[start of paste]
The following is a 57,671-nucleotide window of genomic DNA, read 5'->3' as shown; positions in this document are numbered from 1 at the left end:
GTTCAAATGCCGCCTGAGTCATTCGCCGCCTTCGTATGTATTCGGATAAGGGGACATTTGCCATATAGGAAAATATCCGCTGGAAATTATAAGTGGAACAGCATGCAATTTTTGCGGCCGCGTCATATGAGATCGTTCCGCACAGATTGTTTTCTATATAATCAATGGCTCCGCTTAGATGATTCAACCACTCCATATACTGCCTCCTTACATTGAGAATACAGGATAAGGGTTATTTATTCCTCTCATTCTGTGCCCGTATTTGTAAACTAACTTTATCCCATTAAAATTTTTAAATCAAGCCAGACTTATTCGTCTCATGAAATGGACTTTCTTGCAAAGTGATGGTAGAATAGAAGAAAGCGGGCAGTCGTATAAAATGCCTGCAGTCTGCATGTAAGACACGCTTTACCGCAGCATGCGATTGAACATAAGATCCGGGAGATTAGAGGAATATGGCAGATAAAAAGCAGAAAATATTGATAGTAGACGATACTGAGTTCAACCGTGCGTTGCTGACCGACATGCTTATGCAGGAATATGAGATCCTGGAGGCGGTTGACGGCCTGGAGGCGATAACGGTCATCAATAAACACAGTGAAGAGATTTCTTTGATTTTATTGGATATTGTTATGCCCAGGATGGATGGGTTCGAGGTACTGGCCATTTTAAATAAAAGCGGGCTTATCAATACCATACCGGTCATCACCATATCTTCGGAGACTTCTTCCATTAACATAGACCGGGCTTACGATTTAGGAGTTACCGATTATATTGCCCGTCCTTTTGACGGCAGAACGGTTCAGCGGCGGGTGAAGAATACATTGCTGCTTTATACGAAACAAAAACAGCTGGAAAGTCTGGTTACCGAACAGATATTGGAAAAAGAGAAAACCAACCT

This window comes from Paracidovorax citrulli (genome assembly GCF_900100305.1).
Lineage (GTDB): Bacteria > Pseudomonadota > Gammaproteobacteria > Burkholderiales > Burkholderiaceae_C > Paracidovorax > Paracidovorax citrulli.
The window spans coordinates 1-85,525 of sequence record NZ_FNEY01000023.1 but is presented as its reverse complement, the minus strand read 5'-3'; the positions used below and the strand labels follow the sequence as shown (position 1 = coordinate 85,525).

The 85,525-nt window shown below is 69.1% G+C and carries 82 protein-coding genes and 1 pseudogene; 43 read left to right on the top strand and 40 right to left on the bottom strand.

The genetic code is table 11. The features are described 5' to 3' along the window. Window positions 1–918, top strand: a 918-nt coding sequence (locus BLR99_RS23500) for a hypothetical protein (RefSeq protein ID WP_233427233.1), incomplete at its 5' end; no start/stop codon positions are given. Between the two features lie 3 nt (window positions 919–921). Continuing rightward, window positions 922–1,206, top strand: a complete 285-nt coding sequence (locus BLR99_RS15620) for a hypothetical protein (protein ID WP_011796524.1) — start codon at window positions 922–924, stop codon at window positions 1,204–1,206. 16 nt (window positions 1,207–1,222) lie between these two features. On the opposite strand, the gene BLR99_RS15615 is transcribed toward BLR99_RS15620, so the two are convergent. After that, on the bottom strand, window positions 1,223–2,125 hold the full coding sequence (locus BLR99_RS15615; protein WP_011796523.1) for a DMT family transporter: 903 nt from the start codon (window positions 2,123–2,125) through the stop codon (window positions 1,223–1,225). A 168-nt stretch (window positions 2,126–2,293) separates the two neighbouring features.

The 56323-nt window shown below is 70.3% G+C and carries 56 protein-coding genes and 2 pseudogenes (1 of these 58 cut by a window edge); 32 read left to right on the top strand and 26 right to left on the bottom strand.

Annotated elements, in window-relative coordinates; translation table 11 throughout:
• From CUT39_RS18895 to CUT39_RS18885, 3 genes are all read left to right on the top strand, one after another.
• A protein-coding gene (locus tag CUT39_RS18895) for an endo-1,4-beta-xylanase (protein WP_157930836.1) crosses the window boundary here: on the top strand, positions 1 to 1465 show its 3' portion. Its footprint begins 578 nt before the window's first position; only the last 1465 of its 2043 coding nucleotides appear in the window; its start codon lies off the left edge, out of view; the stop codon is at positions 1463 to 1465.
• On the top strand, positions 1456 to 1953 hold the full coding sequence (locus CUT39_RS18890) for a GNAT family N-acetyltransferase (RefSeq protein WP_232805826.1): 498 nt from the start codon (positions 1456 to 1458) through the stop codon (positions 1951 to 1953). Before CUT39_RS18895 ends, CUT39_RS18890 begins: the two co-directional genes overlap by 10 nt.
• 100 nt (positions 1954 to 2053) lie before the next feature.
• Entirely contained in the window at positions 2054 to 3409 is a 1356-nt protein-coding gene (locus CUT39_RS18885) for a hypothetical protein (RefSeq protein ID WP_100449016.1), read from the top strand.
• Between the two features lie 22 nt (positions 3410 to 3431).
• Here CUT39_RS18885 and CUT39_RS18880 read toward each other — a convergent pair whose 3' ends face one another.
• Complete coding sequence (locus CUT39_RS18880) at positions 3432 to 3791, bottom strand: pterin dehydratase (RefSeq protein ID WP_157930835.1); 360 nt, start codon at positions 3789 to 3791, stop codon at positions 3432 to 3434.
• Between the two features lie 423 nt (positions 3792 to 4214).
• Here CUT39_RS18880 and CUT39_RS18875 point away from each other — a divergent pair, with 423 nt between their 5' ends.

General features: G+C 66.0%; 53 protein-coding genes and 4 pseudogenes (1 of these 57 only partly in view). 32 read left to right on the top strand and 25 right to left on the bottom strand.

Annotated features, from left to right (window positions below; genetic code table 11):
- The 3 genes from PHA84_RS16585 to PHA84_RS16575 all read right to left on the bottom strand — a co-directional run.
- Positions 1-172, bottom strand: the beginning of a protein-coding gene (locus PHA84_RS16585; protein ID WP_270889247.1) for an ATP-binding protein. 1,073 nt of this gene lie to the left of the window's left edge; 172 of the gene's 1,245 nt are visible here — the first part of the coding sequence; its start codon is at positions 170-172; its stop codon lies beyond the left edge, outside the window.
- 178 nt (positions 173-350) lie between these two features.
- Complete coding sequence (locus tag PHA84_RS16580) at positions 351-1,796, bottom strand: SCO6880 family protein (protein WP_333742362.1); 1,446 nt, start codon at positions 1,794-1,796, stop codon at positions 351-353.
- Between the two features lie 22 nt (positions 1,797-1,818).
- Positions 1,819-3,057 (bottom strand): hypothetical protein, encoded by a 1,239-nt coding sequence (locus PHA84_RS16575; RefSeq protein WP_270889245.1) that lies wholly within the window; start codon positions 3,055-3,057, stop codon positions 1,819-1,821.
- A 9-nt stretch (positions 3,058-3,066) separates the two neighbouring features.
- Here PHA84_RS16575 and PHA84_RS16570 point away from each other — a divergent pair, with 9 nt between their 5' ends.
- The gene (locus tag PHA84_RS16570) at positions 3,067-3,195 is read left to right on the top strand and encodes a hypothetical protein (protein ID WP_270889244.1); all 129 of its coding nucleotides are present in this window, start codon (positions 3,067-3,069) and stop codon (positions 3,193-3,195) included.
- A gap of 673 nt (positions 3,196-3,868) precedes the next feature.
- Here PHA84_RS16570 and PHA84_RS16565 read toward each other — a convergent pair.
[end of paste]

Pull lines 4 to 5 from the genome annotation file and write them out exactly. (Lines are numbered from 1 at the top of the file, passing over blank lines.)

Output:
Lineage (GTDB): Bacteria > Pseudomonadota > Gammaproteobacteria > Burkholderiales > Burkholderiaceae_C > Paracidovorax > Paracidovorax citrulli.
The window spans coordinates 1-85,525 of sequence record NZ_FNEY01000023.1 but is presented as its reverse complement, the minus strand read 5'-3'; the positions used below and the strand labels follow the sequence as shown (position 1 = coordinate 85,525).